American dancing master, and ball-room prompter という、1862年にボストンで出版された書籍の Rules for the arrangement of balls という章のなかにあったものですが、その章本文とこの招待状を細かく見ていくと、どんなダンスが踊られていたのか、入場料の相場はどのくらいだったのか、曲を演奏した楽団の編成はどうだったのか、などなど、米国で当時行われていた舞踏会の様子がよくわかって、非常に興味の持てるものです。後でこの章の対訳をつけていきます。
Rules for the arrangement of balls
There are various ways of originating Balls. The most common one is for several persons, interested in dancing, to meet together and choose a Committee of Arrangements, or Managers as they are sometimes called, whose duty it is to procure a hall, engage a quadrille band, make arrangements for the supper, and issue cards of invitations to such persons as they may wish to have attend. It should be the especial duty of some one or more of the committee to attend to each of the above duties. The number of the committee varies from five to twenty, according to the amount of services to be performed. If the invitations are to be sent to adjoining towns, at least one of the committee should be chosen from each, or in case there are several villages in the town, one from each village.
On the evening of the ball, two or more of the committee should be chosen as floor managers, to see that the sets are full, and that all persons wishing for partners are supplied, aud also to direct the music when to commence, as well as to decide any questions that may arise in the ball-room.
Military and fire engine companies, clubs and associations, often give a single ball, or perhaps a series of parties--the same committee officiating during the different evenings.
It is the custom for teachers of dancing, in connection with their schools, to open their rooms to the public after nine o'clock in the evening, and any proper person may for a small sum, (usually fifty cents,) join in the amusements. These parties usually close about twelve o'clock, while balls are generally continued some hours later.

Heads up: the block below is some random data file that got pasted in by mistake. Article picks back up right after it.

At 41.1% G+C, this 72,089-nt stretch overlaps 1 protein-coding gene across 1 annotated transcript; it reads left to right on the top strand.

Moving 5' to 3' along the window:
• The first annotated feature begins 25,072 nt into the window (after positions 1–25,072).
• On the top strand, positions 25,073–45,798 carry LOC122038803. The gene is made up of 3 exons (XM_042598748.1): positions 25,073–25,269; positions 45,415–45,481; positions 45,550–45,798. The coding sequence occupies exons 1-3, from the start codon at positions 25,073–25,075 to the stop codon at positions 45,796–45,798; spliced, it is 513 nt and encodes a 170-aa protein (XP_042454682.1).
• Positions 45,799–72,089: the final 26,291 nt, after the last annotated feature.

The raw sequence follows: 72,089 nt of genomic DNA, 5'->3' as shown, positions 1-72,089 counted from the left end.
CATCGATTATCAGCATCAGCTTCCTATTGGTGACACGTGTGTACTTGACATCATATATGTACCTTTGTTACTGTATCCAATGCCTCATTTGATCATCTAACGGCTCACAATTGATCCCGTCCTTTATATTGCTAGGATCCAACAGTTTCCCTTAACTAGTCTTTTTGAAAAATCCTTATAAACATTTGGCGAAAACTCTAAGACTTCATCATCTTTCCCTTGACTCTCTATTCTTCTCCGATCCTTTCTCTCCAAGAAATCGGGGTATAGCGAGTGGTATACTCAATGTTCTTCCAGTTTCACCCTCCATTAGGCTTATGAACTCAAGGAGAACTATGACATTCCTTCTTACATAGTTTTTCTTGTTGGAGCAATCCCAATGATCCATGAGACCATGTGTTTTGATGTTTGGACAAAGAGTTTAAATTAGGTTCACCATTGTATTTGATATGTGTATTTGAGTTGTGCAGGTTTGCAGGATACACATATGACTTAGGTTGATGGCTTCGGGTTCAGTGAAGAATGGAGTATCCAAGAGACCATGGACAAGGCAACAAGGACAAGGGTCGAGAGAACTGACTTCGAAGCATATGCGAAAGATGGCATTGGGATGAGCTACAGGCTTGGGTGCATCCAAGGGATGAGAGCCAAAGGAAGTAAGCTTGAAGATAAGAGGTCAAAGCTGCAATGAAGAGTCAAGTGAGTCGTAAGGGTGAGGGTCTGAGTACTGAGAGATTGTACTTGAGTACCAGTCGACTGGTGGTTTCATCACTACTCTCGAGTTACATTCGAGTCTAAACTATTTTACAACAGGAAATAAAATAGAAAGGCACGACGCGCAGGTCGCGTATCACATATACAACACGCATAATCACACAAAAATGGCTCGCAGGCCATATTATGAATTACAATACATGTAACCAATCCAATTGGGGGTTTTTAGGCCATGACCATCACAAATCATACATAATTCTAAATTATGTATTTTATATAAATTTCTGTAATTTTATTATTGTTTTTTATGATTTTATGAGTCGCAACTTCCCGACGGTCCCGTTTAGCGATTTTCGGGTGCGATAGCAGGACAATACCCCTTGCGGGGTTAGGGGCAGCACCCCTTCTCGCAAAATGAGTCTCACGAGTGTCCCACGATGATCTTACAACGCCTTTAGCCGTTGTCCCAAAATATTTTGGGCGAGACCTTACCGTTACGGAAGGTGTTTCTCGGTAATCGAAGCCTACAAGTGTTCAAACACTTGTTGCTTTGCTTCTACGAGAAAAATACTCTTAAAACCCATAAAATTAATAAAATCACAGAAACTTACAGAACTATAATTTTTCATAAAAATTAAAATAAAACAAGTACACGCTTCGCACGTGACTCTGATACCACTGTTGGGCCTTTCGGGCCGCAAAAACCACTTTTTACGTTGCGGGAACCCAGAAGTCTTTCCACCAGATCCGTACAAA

Sometimes balls are got up by some speculator, who generally manages the whole matter himself. Balls of this class are not always select, as the invitations are given to the public in general, and improper persons too frequently gain admission.
In getting up bails and parties, it adds to their reputation to have the "Cards of Invitation" and the "Order of Dances and Engagements" printed neatly, as well as correctly. At common printing offices the facilities are not always such as to get up these matters in the best manner; but, in all large cities, offices may be found, where particular attention is given to this description of work. In Boston, for instance, at No. 3 Cornhill, Geo. C. Rand & Avery, gives special care to such styles of printing, and their office is supplied with an immense amount of material especially adapted to the world, specimens of which they are pleased to exhibit to all who may wish to examine.
The Band named on the opposite page is one of the oldest and best Quadrille Bands in the United States. Mr. B. A. Burditt is the agent, 69 Court Street, over Clapp's Music Store.